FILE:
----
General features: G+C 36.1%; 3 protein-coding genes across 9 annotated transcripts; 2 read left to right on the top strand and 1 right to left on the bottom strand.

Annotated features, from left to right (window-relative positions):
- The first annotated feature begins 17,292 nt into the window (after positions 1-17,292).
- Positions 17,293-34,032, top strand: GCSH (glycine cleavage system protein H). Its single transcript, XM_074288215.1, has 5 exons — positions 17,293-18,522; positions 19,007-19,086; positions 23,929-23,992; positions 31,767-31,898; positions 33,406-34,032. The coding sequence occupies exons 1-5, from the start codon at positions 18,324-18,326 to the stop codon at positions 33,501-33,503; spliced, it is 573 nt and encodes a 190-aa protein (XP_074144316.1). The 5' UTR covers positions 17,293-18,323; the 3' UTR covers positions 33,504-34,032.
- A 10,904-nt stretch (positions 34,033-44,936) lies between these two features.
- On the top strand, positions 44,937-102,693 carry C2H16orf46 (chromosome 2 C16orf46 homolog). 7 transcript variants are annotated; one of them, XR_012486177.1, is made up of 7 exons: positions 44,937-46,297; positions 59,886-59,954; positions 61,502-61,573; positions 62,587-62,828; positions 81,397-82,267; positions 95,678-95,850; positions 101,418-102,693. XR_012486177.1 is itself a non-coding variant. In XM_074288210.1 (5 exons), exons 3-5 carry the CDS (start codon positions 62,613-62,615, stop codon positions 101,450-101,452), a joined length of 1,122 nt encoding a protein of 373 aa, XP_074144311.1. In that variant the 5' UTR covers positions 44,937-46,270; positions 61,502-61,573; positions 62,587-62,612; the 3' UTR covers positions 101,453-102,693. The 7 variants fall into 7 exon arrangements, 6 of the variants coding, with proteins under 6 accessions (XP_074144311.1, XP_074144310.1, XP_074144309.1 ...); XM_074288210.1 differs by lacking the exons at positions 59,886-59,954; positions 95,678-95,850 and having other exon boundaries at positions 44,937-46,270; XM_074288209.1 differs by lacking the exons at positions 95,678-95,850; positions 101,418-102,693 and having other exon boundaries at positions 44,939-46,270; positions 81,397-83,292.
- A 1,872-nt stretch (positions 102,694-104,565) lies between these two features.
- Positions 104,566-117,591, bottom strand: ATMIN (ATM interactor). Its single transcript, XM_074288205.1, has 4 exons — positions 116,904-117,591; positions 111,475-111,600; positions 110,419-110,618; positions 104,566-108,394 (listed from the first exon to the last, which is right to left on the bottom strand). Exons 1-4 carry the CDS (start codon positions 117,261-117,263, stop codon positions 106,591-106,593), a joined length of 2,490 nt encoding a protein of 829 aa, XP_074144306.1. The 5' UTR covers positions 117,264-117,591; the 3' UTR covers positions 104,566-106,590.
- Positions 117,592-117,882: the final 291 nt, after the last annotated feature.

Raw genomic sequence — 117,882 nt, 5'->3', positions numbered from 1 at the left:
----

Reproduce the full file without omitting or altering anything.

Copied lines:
General features: G+C 36.1%; 3 protein-coding genes across 9 annotated transcripts; 2 read left to right on the top strand and 1 right to left on the bottom strand.

Annotated features, from left to right (window-relative positions):
- The first annotated feature begins 17,292 nt into the window (after positions 1-17,292).
- Positions 17,293-34,032, top strand: GCSH (glycine cleavage system protein H). Its single transcript, XM_074288215.1, has 5 exons — positions 17,293-18,522; positions 19,007-19,086; positions 23,929-23,992; positions 31,767-31,898; positions 33,406-34,032. The coding sequence occupies exons 1-5, from the start codon at positions 18,324-18,326 to the stop codon at positions 33,501-33,503; spliced, it is 573 nt and encodes a 190-aa protein (XP_074144316.1). The 5' UTR covers positions 17,293-18,323; the 3' UTR covers positions 33,504-34,032.
- A 10,904-nt stretch (positions 34,033-44,936) lies between these two features.
- On the top strand, positions 44,937-102,693 carry C2H16orf46 (chromosome 2 C16orf46 homolog). 7 transcript variants are annotated; one of them, XR_012486177.1, is made up of 7 exons: positions 44,937-46,297; positions 59,886-59,954; positions 61,502-61,573; positions 62,587-62,828; positions 81,397-82,267; positions 95,678-95,850; positions 101,418-102,693. XR_012486177.1 is itself a non-coding variant. In XM_074288210.1 (5 exons), exons 3-5 carry the CDS (start codon positions 62,613-62,615, stop codon positions 101,450-101,452), a joined length of 1,122 nt encoding a protein of 373 aa, XP_074144311.1. In that variant the 5' UTR covers positions 44,937-46,270; positions 61,502-61,573; positions 62,587-62,612; the 3' UTR covers positions 101,453-102,693. The 7 variants fall into 7 exon arrangements, 6 of the variants coding, with proteins under 6 accessions (XP_074144311.1, XP_074144310.1, XP_074144309.1 ...); XM_074288210.1 differs by lacking the exons at positions 59,886-59,954; positions 95,678-95,850 and having other exon boundaries at positions 44,937-46,270; XM_074288209.1 differs by lacking the exons at positions 95,678-95,850; positions 101,418-102,693 and having other exon boundaries at positions 44,939-46,270; positions 81,397-83,292.
- A 1,872-nt stretch (positions 102,694-104,565) lies between these two features.
- Positions 104,566-117,591, bottom strand: ATMIN (ATM interactor). Its single transcript, XM_074288205.1, has 4 exons — positions 116,904-117,591; positions 111,475-111,600; positions 110,419-110,618; positions 104,566-108,394 (listed from the first exon to the last, which is right to left on the bottom strand). Exons 1-4 carry the CDS (start codon positions 117,261-117,263, stop codon positions 106,591-106,593), a joined length of 2,490 nt encoding a protein of 829 aa, XP_074144306.1. The 5' UTR covers positions 117,264-117,591; the 3' UTR covers positions 104,566-106,590.
- Positions 117,592-117,882: the final 291 nt, after the last annotated feature.

Raw genomic sequence — 117,882 nt, 5'->3', positions numbered from 1 at the left: